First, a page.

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Arctic passageways let species mingle

Melting ice is opening route for Pacific and Atlantic creatures to invade each other’s waters

4:00pm, January 4, 2016
northern gannets

WRONG OCEAN Northern gannets are just one of the species with a stray individual or more suspected of journeying through the melting Arctic to new territory.

One whale spotted in the wrong ocean seemed merely odd. But a second misplaced whale looked more like a sign of an ecological shake-up: Pacific Ocean fauna moving into the Atlantic Ocean and vice versa. As the Arctic’s icy barriers melt, new waterways may soon allow many formerly separated animals to move and mix.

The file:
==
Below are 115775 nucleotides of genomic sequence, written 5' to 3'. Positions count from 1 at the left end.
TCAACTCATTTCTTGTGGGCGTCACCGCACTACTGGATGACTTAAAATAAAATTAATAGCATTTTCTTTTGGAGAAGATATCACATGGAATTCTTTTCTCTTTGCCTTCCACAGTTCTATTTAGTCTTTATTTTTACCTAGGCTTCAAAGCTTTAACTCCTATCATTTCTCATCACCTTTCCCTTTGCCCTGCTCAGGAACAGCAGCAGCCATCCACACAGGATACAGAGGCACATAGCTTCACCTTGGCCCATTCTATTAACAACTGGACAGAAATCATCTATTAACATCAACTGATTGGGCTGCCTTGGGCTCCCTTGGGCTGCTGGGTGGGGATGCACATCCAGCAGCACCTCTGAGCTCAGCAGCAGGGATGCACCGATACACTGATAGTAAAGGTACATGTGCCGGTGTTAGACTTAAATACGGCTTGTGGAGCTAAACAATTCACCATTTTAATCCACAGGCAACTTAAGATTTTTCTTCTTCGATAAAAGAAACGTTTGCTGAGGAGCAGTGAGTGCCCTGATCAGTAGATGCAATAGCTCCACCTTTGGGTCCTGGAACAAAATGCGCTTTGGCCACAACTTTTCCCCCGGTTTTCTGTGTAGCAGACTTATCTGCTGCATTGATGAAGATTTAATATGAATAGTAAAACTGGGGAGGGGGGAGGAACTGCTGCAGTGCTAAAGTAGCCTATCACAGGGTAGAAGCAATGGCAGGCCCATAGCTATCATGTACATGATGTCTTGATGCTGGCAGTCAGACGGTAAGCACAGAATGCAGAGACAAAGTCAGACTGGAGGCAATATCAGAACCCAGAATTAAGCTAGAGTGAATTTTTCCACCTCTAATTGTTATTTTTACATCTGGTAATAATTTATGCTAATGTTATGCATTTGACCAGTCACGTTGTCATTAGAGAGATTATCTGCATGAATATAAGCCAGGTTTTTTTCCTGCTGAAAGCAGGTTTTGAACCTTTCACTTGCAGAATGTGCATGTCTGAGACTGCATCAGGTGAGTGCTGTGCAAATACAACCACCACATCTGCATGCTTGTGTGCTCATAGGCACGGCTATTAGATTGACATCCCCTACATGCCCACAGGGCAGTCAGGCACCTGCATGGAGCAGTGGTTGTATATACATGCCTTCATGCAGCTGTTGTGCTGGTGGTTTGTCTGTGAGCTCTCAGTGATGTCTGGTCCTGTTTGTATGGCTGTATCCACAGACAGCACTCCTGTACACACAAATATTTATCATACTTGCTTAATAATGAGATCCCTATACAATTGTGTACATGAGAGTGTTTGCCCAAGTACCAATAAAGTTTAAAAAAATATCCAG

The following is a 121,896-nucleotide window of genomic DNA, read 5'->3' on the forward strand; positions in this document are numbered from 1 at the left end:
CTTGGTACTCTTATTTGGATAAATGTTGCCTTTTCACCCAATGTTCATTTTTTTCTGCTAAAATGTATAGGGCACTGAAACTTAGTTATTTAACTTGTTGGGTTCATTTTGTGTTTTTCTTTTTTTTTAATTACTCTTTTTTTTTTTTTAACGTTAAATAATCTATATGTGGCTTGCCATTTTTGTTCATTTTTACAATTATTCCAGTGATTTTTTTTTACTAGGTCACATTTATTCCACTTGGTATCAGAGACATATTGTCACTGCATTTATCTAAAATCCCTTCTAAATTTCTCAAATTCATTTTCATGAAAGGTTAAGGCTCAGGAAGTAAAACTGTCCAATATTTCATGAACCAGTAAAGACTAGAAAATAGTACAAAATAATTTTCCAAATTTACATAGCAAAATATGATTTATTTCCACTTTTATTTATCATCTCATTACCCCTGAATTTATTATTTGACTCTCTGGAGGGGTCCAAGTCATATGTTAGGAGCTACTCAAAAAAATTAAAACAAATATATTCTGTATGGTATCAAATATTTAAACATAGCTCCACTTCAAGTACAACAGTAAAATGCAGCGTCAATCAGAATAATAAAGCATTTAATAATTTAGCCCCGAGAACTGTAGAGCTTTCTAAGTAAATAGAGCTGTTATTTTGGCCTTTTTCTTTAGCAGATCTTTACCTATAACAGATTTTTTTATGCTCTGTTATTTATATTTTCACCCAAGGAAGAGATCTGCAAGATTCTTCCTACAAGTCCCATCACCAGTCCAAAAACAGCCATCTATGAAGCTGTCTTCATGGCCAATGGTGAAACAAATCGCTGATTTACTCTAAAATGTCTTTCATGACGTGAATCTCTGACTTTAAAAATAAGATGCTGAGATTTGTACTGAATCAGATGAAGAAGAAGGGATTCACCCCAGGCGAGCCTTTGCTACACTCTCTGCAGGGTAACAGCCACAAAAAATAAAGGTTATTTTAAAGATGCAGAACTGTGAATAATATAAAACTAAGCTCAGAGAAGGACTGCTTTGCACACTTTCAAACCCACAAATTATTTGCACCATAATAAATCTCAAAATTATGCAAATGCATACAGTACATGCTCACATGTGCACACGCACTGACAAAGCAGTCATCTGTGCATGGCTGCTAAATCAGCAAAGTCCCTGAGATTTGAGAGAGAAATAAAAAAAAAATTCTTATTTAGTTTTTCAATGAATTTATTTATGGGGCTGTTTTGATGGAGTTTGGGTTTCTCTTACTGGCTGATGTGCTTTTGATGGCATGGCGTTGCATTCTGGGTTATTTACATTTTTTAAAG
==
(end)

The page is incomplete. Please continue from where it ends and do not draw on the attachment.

“We do believe we’re seeing a faunal exchange,” says Seabird McKeon of the Smithsonian Marine Station in Fort Pierce, Fla.

Species moving from one ocean might disrupt life in the other — competing with some longtime residents, preying on others — or maybe change hardly anything. “We just do not know what’s going to happen,” McKeon says.

He and seven other scientists compiled from various sources several years’ worth of wrong-ocean sightings of whales and birds suspected to have crossed the Arctic or mingled with

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